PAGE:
• AbstractThe scientific approach towards PTSD today appears to be basedaround the environmental factors that make someone susceptible tothe traumatic events, or environmental conditions that cause thesystems of PTSD to exhibit in an individual. To better understandthe disorder there is a need to incorporate and expand research intothe disorder using other psychological perspectives beyondenvironmental factors. The Current Environment  Research into the prevention and treatment of the disorder drastically favors an environmental approach.  The environmental perspective is often favored due to the fact that the onset of the symptoms is triggered by extreme and sudden stimulus from the environment.
  • Deployment Tempo andRecuperationEnvironmental  deployment schedules are claimed as predictive Factors environmental conditions  environmental conditions cause cognitive, behavioral and physiologicalConditions responses that can be a catalyst for psychiatricand Stimuli disorders, including PTSD Reaction and Processing PTSD of Trauma
  • Military Studies and CulturalContext cumulative stressors and the rates of recuperations are calculated as factors corresponding to a Poisson dose-response function and threshold distribution lag time between the onset of symptoms and when the individuals self-report the symptoms of PTSD lag time was independent of the amount of combat time limits the models analysis to two factors of analysis: combat stress and deployment tempo,
  • Occupationally linkedTrauma organizational structural differences may impact resilience and stress factors, combat related traumas are found to be more significant high-risk groups
  • Preparedness andOccupational Familiarity  the familiarity of an individual’s role during a trauma  personal perceptions of threat to life during trauma  coping advice was found to reduce prevalence
  • Combating Stigmas andCoping lower IQ lower education levels marital status lower ranks“conservative critics of psychotherapy have calledptsd [sic], in part , a political artifact of the antiwarmovement, a way to portray Vietnam veterans aspsychiatric victims of an unjust war” Dworkin, R.(2010).
  • Concerns“Osuch and colleagues mention many of theplaces where we need to look including:crytoarchitectonics, neurotransmitters, andreceptors, neuropeptides, enzymesynthesis, neurotropic factors, synapticproteins, signal transduction pathways, markers ofinflammation or infections as well as neuronalregeneration and apoptosis” Friedman, M., &Harris, W (2004). Conclusion To better understand this disorder future investigators need to incorporate and expand research perspectives using other psychological perspectives beyond external environmental factors.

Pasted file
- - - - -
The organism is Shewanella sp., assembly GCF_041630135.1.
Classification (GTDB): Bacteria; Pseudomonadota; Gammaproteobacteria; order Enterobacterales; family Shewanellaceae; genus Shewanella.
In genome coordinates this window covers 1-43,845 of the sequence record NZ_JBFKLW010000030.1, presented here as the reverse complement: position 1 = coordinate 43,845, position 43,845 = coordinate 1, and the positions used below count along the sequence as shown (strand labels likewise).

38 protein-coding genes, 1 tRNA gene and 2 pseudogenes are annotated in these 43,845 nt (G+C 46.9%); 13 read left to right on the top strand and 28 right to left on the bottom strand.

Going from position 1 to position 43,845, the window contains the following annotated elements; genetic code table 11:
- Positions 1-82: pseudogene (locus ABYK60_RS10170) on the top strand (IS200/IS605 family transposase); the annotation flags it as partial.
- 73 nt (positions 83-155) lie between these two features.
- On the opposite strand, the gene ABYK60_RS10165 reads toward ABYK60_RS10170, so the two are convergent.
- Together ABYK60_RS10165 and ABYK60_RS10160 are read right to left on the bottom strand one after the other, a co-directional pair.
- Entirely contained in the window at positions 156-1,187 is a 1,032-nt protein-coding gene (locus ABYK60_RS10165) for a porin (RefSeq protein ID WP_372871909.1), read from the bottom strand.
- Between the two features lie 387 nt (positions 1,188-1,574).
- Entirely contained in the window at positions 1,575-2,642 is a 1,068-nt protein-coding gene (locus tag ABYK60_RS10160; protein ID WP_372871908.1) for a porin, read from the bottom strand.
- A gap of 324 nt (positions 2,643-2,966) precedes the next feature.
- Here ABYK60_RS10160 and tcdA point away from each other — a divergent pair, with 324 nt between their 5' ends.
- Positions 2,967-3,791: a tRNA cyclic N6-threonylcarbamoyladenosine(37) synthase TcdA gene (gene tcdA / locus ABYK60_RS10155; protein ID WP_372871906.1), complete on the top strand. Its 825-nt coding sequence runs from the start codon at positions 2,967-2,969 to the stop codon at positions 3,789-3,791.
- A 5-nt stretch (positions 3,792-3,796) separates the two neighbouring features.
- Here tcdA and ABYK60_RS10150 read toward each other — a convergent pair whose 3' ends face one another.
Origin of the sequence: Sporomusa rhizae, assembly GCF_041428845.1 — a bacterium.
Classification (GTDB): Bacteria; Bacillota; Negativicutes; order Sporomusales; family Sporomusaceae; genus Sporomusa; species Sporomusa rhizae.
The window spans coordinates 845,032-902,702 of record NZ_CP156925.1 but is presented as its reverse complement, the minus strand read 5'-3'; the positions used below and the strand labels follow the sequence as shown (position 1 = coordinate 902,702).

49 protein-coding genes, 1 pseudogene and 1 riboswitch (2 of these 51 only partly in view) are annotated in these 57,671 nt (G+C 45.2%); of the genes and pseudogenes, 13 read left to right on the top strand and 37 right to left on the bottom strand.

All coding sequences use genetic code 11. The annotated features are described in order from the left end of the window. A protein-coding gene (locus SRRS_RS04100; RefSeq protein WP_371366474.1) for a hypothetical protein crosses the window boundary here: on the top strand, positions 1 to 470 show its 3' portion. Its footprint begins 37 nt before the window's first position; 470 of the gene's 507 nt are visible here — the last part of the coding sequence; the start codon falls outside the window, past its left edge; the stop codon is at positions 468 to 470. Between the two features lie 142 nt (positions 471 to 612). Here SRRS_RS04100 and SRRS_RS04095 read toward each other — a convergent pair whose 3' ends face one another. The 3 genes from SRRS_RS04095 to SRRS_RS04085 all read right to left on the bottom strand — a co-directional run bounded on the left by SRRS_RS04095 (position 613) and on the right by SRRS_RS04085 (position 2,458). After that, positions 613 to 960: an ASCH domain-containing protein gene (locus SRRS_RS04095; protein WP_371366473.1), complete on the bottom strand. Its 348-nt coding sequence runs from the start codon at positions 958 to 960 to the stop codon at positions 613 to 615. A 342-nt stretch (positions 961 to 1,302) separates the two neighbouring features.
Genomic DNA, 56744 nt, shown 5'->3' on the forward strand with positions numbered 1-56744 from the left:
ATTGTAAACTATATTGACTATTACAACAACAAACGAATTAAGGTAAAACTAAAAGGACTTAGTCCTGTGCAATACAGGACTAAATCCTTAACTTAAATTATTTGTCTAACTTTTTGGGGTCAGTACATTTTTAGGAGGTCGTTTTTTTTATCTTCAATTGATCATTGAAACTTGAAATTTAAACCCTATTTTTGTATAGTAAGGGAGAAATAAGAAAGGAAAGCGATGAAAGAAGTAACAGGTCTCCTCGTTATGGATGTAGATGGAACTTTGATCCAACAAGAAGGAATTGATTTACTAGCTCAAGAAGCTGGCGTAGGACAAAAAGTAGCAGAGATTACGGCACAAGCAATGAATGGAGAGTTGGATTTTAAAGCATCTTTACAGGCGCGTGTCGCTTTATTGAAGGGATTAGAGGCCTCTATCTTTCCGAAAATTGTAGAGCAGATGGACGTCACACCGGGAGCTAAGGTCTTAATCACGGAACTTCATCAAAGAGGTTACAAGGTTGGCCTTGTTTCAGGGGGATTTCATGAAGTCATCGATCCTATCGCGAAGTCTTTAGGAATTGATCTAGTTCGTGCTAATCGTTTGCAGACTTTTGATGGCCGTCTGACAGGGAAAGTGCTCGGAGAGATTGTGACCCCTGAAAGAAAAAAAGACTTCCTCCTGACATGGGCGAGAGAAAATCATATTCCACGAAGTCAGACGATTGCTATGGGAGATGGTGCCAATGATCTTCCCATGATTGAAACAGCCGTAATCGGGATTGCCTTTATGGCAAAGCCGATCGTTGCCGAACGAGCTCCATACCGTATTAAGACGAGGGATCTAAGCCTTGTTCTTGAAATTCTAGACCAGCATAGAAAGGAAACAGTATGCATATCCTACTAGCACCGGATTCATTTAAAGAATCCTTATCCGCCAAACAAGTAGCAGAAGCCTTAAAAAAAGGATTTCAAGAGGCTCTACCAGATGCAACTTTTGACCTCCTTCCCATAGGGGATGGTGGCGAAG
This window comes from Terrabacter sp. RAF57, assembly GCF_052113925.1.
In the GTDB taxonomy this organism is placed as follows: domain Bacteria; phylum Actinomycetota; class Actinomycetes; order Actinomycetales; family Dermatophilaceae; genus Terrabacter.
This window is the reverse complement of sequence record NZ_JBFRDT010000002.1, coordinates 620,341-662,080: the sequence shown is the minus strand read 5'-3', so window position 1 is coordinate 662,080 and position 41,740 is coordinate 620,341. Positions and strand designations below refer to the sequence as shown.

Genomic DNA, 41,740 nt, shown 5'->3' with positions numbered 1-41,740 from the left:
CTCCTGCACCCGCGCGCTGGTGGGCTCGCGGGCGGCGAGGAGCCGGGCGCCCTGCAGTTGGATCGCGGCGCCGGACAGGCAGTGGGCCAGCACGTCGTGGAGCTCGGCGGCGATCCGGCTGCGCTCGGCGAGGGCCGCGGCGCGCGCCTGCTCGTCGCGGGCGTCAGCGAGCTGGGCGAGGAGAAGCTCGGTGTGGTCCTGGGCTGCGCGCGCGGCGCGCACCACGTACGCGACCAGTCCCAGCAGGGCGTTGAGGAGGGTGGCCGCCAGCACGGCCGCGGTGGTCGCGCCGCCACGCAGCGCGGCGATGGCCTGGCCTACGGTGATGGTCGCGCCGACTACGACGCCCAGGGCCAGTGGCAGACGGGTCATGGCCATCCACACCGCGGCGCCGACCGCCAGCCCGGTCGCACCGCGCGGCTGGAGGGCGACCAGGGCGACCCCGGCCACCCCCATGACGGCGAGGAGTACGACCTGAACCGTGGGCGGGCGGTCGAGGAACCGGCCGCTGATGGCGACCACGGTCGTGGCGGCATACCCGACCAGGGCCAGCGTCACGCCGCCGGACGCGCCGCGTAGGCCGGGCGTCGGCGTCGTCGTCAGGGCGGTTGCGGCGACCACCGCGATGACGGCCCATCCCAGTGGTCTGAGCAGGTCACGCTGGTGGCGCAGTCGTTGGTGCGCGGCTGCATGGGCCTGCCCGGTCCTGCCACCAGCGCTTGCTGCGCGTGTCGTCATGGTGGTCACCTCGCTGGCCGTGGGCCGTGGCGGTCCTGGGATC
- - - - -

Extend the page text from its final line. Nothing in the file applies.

• Concerns“Osuch and colleagues mention many of theplaces where we need to look including:crytoarchitectonics, neurotransmitters, andreceptors, neuropeptides, enzymesynthesis, neurotropic factors, synapticproteins, signal transduction pathways, markers ofinflammation or infections as well as neuronalregeneration and apoptosis” Friedman, M., &Harris, W (2004). Conclusion To better understand this disorder future investigators need to incorporate and expand research perspectives using other psychological perspectives beyond external environmental factors.
  • ReferencesAtkinson, M. P., Guetz, A., & Wein, L. M. (2009). A dynamic model for posttraumatic stress disorderamong U.S. troops in operation Iraqi freedom. Management Science, 55(9), 1454-1454-1468. Retrieved from http://search.proquest.com/docview/213269767? accountid=34899Costa, D. L., & Kahn, M. E. (2010). Health, wartime stress, and unit cohesion: Evidence from union army veterans*. Demography, 47(1), 45-45-66. Retrieved from http:// search.proquest.com/docview/222819735?accountid=34899Dworkin, R. W. (2010). The rise of the caring industry. Policy Review, (161), 45-45-59. Retrievedfrom http://search.proquest.com/docview/609957271?accountid=34899Friedman, M. J., & Harris, W. W. (2004). Commentary on "brain environment interactions: Stress, posttraumatic stress disorder, and the need for a postmortem brain collection": Toward a national PTSD brain bank. Psychiatry, 67(4), 384-384-390. Retrieved from http://search.proquest.com/docview/220668332?accountid=34899Hoge, C. W., Castro, C. A., Hotopf, M., & Fear, N. (2006). Post-traumatic stress disorder in UK and US forces deployed to Iraq/Authors reply. The Lancet, 368(9538), 837-837; author reply 837. Retrieved from http://search.proquest.com/docview/199058983? accountid=34899Iversen, A. C., Fear, N. T., Ehlers, A., Hacker H. J., Hull, L., Earnshaw, M., . . . .Hotopf, M. (2008). Riskfactors for post-traumatic stress disorder among UK armed forces personnel. Psychological Medicine, 38(4), 511-511-22. doi:10.1017/S0033291708002778Marx, B. P., Doron-Lamarca, S., Proctor, S. P., & Vasterling, J. J. (2009). The influence of pre-deployment neurocognitive functioning on post-deployment PTSD symptom outcomes among Iraq-deployed army soldiers. Journal of the International Neuropsychological Society : JINS, 15(6), 840-840-52. doi:10.1017/S1355617709990488Polusny, M. A., Erbes, C. R., Murdoch, M., Arbisi, P. A., Thuras, P., & Rath, M. B. (2011). Prospectiverisk factors for new-onset post-traumatic stress disorder in national guard soldiers deployed to Iraq.Psychological Medicine, 41(4), 687-687-698. doi:10.1017/S0033291710002047Sundin, J., Fear, N. T., Iversen, A., Rona, R. J., & Wessely, S. (2010). PTSD after deployment to Iraq: Conflicting rates, conflicting claims. Psychological Medicine, 40(3), 367-367-82. doi:10.1017/S0033291709990791Wells, T. S., LeardMann, C. A., Fortuna, S. O., Smith, B., Smith, T. C., Ryan, M. A., . . . Blazer, D. (2010). Aprospective study of depression following combat deployment in support of the wars inIraq and Afghanistan. American Journal of Public Health, 100(1), 90-90-9. Retrieved fromhttp://search.proquest.com/docview/215085621?accountid=34899